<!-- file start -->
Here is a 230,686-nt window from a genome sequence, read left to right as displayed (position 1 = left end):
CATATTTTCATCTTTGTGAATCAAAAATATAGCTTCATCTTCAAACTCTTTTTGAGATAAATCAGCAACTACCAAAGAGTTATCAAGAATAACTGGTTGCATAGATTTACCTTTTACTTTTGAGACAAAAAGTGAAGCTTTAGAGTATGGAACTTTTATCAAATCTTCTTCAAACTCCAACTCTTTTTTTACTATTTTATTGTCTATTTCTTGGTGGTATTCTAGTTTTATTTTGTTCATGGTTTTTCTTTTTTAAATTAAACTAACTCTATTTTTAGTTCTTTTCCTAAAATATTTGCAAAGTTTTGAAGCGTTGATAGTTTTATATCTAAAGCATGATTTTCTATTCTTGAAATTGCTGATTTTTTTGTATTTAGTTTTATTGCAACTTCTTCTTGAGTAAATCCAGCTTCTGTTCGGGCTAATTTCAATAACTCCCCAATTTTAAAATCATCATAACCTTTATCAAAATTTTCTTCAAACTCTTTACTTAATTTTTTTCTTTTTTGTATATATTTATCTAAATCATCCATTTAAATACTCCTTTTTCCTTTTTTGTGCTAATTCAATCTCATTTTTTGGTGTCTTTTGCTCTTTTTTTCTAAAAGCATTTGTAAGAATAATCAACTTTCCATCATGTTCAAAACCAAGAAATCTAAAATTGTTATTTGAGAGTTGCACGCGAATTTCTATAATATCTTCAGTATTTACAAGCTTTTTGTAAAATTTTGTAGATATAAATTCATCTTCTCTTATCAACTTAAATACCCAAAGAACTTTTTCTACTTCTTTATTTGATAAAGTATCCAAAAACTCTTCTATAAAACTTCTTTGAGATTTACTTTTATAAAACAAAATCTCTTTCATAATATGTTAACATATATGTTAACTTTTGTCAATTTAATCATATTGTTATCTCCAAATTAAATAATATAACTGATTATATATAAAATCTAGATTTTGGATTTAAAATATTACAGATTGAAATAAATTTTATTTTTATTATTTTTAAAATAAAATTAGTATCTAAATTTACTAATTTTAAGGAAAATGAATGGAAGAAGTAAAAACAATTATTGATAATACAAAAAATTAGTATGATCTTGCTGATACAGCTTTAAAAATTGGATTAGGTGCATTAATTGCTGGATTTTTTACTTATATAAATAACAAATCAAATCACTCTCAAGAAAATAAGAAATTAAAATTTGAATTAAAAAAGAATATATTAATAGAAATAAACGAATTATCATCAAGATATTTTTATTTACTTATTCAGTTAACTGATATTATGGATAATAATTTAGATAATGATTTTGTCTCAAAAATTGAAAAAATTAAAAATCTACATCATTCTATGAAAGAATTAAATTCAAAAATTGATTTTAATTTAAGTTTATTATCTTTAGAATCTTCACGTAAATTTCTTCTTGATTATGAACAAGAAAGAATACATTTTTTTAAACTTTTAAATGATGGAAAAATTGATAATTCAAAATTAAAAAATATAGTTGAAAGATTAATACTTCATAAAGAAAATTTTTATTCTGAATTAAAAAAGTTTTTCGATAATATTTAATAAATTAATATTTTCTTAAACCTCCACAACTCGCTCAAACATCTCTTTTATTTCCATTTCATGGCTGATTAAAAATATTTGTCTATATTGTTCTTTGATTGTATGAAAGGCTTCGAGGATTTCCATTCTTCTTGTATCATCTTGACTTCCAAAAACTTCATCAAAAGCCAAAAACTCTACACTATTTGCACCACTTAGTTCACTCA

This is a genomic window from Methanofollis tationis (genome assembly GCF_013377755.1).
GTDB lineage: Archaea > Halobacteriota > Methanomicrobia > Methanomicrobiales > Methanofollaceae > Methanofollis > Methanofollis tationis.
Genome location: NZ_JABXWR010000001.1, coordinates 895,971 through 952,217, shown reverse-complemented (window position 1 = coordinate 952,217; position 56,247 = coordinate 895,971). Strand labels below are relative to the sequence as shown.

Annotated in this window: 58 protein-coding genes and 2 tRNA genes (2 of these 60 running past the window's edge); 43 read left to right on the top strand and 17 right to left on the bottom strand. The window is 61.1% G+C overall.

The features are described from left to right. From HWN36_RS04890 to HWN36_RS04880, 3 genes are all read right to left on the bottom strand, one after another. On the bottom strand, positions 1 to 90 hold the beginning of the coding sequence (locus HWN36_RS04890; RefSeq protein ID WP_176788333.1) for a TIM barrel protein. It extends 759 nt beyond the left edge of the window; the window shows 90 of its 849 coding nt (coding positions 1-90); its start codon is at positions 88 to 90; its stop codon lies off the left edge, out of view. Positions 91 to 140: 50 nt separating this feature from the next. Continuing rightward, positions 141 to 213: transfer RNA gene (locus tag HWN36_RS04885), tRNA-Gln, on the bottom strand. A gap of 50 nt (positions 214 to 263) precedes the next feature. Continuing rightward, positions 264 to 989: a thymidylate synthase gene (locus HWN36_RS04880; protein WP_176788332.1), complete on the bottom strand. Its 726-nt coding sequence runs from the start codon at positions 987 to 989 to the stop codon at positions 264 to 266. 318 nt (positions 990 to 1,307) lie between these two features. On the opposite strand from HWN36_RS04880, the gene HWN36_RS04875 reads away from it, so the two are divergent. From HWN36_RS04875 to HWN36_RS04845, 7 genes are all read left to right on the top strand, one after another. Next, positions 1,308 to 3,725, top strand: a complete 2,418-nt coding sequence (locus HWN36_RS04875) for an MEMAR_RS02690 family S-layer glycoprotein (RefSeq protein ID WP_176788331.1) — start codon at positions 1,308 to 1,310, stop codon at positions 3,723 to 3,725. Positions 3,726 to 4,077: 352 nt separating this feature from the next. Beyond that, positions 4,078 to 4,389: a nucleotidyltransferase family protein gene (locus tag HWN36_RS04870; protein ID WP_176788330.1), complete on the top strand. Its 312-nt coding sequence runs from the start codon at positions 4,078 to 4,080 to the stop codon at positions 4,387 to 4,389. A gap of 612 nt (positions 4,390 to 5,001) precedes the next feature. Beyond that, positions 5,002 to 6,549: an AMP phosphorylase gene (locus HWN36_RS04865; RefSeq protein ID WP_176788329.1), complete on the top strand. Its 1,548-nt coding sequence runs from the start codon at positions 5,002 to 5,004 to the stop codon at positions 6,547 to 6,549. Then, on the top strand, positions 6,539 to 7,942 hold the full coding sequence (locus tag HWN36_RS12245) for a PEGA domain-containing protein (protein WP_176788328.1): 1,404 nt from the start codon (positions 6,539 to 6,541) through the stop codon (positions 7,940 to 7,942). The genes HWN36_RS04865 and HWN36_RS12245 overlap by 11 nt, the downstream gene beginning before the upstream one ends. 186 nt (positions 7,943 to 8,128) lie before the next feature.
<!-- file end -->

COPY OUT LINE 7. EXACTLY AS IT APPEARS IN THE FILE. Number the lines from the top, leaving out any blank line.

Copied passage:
The features are described from left to right. From HWN36_RS04890 to HWN36_RS04880, 3 genes are all read right to left on the bottom strand, one after another. On the bottom strand, positions 1 to 90 hold the beginning of the coding sequence (locus HWN36_RS04890; RefSeq protein ID WP_176788333.1) for a TIM barrel protein. It extends 759 nt beyond the left edge of the window; the window shows 90 of its 849 coding nt (coding positions 1-90); its start codon is at positions 88 to 90; its stop codon lies off the left edge, out of view. Positions 91 to 140: 50 nt separating this feature from the next. Continuing rightward, positions 141 to 213: transfer RNA gene (locus tag HWN36_RS04885), tRNA-Gln, on the bottom strand. A gap of 50 nt (positions 214 to 263) precedes the next feature. Continuing rightward, positions 264 to 989: a thymidylate synthase gene (locus HWN36_RS04880; protein WP_176788332.1), complete on the bottom strand. Its 726-nt coding sequence runs from the start codon at positions 987 to 989 to the stop codon at positions 264 to 266. 318 nt (positions 990 to 1,307) lie between these two features. On the opposite strand from HWN36_RS04880, the gene HWN36_RS04875 reads away from it, so the two are divergent. From HWN36_RS04875 to HWN36_RS04845, 7 genes are all read left to right on the top strand, one after another. Next, positions 1,308 to 3,725, top strand: a complete 2,418-nt coding sequence (locus HWN36_RS04875) for an MEMAR_RS02690 family S-layer glycoprotein (RefSeq protein ID WP_176788331.1) — start codon at positions 1,308 to 1,310, stop codon at positions 3,723 to 3,725. Positions 3,726 to 4,077: 352 nt separating this feature from the next. Beyond that, positions 4,078 to 4,389: a nucleotidyltransferase family protein gene (locus tag HWN36_RS04870; protein ID WP_176788330.1), complete on the top strand. Its 312-nt coding sequence runs from the start codon at positions 4,078 to 4,080 to the stop codon at positions 4,387 to 4,389. A gap of 612 nt (positions 4,390 to 5,001) precedes the next feature. Beyond that, positions 5,002 to 6,549: an AMP phosphorylase gene (locus HWN36_RS04865; RefSeq protein ID WP_176788329.1), complete on the top strand. Its 1,548-nt coding sequence runs from the start codon at positions 5,002 to 5,004 to the stop codon at positions 6,547 to 6,549. Then, on the top strand, positions 6,539 to 7,942 hold the full coding sequence (locus tag HWN36_RS12245) for a PEGA domain-containing protein (protein WP_176788328.1): 1,404 nt from the start codon (positions 6,539 to 6,541) through the stop codon (positions 7,940 to 7,942). The genes HWN36_RS04865 and HWN36_RS12245 overlap by 11 nt, the downstream gene beginning before the upstream one ends. 186 nt (positions 7,943 to 8,128) lie before the next feature.